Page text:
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Turning the Tables on Cyber Threats

  • September 2014
  • -
  • Frost & Sullivan
  • -
  • 8 pages

The bad guys are getting better quicker than the good guys are improving, despite the good guys’ proclivity to spend to keep the bad guys out. This situation prompts Stratecast to question whether security expenditures are being directed optimally. In other words, is spending rational? If not, is there a lack of more effective security solutions? Or, if available, are they not being purchased and used at a level to have a material impact? Finally, if insufficient purchases and use of more effective security solutions is the culprit, what are the restraints and how can they be reduced? With the focus on these questions, we examine a pair of offerings from RSA: Web Threat Detection (WTD) and Enterprise Compromise Assessment Tool (ECAT).

Introduction
In the constant struggle by public and private organizations to defend against cyber threats, the attackers are winning. Evidence of this winning abounds. Instances of data breaches, privacy violations, and network intrusions are routinely chronicled in the public press. In an effort to stem the tide, spending on security solutions of various types continues to increase year-over-year.2 Also, the bi-annual surveys of information security professionals sponsored by (ISC)2 and conducted by Frost & Sullivan show a similar and recurring upward trend in security spending.3 Whether that spending is on personnel, training, hardware and software solutions, outsourcing, or a combination of all of these, the majority of survey respondents state that an increase in security spending is inescapable.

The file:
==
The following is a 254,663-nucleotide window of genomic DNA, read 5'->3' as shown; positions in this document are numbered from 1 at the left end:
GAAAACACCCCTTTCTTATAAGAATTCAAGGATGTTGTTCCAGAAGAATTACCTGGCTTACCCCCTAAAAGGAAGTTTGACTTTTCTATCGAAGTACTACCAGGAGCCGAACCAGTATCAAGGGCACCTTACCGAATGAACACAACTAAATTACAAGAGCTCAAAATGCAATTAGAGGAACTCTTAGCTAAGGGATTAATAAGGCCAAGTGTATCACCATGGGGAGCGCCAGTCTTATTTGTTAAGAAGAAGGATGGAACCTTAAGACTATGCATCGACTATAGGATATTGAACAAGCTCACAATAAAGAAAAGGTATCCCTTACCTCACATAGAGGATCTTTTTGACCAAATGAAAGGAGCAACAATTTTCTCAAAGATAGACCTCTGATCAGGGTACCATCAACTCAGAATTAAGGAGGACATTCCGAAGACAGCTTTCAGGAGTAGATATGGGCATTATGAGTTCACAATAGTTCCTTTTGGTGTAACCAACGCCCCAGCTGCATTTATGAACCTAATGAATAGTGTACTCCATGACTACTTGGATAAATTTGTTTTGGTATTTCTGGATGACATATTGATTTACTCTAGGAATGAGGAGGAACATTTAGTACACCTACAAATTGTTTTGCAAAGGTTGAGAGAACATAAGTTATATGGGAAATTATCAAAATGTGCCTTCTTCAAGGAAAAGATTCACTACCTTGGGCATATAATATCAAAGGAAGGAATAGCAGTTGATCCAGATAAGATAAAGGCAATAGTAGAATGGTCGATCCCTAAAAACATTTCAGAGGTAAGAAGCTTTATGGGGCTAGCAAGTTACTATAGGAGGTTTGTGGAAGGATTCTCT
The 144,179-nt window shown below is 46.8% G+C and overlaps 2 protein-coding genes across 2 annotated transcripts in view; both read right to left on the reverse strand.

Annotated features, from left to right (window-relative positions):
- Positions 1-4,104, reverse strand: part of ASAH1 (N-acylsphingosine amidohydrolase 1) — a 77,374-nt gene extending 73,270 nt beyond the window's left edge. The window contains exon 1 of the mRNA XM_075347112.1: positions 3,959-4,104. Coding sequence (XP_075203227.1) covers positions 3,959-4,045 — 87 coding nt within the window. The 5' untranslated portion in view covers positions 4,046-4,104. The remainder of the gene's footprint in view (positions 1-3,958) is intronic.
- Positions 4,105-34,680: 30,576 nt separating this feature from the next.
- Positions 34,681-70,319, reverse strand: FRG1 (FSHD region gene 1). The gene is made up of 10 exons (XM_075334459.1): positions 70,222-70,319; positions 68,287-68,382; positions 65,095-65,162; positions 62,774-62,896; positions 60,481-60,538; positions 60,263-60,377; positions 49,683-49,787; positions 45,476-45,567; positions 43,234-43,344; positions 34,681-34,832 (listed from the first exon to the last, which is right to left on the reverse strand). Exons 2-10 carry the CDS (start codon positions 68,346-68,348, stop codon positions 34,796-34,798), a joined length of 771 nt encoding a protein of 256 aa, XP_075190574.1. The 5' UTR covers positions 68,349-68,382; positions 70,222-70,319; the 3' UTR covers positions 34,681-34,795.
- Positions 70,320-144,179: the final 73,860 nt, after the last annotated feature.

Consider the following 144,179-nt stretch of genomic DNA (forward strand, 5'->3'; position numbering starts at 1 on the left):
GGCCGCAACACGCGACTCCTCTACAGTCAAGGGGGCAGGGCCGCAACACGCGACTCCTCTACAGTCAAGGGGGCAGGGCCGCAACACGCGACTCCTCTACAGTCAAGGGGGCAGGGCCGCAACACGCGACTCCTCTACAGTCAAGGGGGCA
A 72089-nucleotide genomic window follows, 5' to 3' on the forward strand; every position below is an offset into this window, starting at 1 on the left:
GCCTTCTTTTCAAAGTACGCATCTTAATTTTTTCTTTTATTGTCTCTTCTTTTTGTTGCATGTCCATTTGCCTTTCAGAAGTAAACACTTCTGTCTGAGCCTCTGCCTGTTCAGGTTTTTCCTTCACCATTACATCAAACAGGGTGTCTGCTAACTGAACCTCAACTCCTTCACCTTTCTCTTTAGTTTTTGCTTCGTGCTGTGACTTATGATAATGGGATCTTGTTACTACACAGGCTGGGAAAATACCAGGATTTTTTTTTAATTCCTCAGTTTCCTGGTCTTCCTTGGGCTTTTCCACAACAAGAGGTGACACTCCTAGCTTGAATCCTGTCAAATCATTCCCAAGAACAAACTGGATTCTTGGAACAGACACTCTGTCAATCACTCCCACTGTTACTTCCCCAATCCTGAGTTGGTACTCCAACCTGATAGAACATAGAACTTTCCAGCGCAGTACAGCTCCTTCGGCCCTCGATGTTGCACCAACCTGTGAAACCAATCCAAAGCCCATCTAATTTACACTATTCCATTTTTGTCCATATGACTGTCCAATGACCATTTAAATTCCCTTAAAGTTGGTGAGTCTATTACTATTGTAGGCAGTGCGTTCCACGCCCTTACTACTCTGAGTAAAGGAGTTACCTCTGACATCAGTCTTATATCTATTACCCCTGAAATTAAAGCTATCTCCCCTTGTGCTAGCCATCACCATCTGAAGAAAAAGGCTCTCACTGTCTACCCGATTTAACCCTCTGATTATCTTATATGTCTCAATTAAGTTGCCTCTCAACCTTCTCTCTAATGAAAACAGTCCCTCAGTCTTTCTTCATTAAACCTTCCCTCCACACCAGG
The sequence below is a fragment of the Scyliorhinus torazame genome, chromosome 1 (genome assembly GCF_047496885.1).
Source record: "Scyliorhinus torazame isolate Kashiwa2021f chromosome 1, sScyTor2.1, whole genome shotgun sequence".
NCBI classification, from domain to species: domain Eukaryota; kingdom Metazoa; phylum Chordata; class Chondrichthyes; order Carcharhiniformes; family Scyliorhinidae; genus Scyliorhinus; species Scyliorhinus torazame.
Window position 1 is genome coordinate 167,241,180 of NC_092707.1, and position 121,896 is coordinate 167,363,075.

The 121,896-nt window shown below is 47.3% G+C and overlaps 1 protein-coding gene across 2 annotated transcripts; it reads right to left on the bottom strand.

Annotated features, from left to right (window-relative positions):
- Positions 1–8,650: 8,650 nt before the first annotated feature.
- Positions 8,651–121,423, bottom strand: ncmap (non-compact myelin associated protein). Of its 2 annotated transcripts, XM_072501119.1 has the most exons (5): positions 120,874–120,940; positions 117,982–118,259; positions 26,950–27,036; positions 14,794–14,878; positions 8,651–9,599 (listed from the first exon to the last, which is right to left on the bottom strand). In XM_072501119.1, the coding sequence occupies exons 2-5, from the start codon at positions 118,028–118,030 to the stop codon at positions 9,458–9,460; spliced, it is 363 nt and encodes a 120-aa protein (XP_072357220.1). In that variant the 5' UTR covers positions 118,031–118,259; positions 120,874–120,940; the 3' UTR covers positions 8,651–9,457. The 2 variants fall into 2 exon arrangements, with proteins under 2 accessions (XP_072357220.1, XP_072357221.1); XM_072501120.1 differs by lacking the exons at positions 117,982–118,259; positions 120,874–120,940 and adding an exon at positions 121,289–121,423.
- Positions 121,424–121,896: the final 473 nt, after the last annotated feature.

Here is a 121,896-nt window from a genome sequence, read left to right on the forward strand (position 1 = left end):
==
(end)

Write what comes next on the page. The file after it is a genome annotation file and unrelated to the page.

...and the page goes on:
In this battle of good versus bad, the good guys are losing. To a degree, this is to be expected. The digitized world is constantly expanding in all conceivable measurements: bandwidth, bits exchanged, files created, active endpoint devices, and data center environments. The bad guys know full well that in this expanding, as well as dynamic, digital world, defenses are only as good as the weakest links in the chain. According to Verizon in its annual data breach investigation reports, finding the weak links, and even the absence of a chain, and then mounting an exploit is the stock and trade of the perpetrators—and they are very adept.4 Also, the same types of successful exploits are used year-over-year; some with little modification from the past and others at a new tier of sophistication. Casting a more dire perspective, the gap between the time for a compromise to take root and then to be discovered is growing.5 In other words, the bad guys are getting better quicker than the good guys are improving, despite the good guys’ proclivity to spend to keep the bad guys out.

This situation prompts Stratecast to question whether security expenditures are being directed optimally. In other words, is spending rational—that is, driven to where the most good can be attained? If not, is there a lack of more effective security solutions? Or, if available, are they not being purchased and used at a level to have a material impact? Finally, if insufficient purchases and use of more effective security solutions is the culprit, what are the restraints and how can they be reduced? With the focus on these questions, we examine a pair of offerings from RSA: Web Threat Detection (WTD) and Enterprise Compromise Assessment Tool (ECAT).

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Turning the Tables on Cyber Threats

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